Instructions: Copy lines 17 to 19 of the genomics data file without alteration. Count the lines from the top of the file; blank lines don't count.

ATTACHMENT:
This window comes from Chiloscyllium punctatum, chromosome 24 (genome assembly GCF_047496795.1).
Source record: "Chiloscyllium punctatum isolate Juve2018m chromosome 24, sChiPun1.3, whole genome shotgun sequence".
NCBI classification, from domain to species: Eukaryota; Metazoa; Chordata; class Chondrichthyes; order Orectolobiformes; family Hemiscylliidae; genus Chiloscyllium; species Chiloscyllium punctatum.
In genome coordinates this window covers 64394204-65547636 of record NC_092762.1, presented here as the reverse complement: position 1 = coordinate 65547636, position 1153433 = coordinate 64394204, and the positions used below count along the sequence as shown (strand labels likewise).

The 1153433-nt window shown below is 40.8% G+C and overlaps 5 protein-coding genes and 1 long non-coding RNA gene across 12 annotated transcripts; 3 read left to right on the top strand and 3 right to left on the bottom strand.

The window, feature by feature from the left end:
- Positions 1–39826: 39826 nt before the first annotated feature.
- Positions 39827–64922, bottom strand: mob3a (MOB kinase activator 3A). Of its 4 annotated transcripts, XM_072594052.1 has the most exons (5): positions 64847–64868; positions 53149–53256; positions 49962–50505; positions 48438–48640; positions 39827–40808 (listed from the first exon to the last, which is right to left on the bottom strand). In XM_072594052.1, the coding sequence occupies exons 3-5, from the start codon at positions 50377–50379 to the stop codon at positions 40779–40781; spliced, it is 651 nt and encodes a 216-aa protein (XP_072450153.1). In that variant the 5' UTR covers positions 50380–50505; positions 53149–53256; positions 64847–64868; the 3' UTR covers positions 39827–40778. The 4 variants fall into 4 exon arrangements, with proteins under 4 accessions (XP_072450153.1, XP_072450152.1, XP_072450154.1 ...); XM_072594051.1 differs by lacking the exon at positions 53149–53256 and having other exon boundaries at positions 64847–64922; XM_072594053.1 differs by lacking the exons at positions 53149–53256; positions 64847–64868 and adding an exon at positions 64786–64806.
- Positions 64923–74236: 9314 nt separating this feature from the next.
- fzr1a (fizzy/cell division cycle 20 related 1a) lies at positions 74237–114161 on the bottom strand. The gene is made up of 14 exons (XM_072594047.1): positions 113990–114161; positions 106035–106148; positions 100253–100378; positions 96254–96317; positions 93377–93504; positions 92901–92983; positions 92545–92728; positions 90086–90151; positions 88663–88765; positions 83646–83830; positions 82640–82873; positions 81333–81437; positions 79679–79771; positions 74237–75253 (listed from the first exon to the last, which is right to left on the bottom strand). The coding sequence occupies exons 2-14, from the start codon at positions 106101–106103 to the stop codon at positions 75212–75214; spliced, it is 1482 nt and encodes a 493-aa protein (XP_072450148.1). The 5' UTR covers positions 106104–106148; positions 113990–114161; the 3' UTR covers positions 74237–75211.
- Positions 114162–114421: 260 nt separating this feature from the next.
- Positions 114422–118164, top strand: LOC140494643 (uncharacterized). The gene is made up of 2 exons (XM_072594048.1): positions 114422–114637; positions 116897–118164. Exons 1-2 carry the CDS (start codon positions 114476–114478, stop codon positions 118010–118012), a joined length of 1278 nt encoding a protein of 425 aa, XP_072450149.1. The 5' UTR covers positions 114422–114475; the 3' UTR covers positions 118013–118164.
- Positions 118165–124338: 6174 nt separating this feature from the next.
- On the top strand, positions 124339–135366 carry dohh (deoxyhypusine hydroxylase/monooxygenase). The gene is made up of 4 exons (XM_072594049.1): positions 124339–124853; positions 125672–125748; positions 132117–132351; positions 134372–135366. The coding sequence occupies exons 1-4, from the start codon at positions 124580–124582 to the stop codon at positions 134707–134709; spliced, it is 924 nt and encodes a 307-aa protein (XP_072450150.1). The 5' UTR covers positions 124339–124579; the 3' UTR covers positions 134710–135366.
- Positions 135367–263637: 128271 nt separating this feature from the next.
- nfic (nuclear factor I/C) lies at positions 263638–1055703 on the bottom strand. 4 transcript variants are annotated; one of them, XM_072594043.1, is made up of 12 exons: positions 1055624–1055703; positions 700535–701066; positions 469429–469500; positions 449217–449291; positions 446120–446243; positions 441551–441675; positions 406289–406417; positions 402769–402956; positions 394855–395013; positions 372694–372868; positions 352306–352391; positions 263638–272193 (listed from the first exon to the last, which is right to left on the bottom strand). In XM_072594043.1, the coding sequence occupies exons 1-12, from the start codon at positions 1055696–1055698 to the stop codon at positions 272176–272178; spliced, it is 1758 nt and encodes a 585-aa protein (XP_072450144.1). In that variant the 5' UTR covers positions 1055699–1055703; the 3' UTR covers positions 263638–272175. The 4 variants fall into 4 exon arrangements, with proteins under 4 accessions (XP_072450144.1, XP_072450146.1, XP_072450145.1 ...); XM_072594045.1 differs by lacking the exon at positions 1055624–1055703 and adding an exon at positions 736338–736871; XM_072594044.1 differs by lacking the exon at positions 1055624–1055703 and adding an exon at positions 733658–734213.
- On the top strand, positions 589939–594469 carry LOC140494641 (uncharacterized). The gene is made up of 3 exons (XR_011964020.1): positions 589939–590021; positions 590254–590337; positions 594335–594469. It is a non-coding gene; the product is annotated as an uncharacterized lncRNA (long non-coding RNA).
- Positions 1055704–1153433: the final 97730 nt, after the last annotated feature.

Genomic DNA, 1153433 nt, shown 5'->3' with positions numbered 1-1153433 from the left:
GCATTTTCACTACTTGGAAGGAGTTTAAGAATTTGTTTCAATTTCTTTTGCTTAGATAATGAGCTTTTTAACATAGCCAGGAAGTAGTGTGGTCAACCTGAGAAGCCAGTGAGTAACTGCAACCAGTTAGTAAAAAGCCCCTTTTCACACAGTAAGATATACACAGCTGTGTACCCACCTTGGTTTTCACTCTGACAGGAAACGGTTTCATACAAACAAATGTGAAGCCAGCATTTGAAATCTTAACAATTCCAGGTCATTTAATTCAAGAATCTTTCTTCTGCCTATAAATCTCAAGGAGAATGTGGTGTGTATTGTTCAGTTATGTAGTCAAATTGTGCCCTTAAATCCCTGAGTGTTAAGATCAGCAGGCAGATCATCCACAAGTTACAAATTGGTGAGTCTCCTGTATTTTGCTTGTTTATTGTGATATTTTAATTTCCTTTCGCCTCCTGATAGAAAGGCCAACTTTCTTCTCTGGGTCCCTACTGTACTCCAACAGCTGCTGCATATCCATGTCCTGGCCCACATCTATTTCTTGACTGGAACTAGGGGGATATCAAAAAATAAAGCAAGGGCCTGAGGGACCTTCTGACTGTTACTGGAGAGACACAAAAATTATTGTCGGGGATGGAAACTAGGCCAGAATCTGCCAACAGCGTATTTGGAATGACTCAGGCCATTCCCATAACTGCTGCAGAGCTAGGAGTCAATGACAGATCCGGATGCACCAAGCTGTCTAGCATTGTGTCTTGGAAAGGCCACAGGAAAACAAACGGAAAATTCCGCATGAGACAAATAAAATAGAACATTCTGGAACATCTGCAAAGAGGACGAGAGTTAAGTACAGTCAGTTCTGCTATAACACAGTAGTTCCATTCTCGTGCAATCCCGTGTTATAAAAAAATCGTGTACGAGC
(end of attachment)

- On the top strand, positions 589939–594469 carry LOC140494641 (uncharacterized). The gene is made up of 3 exons (XR_011964020.1): positions 589939–590021; positions 590254–590337; positions 594335–594469. It is a non-coding gene; the product is annotated as an uncharacterized lncRNA (long non-coding RNA).
- Positions 1055704–1153433: the final 97730 nt, after the last annotated feature.

Genomic DNA, 1153433 nt, shown 5'->3' with positions numbered 1-1153433 from the left: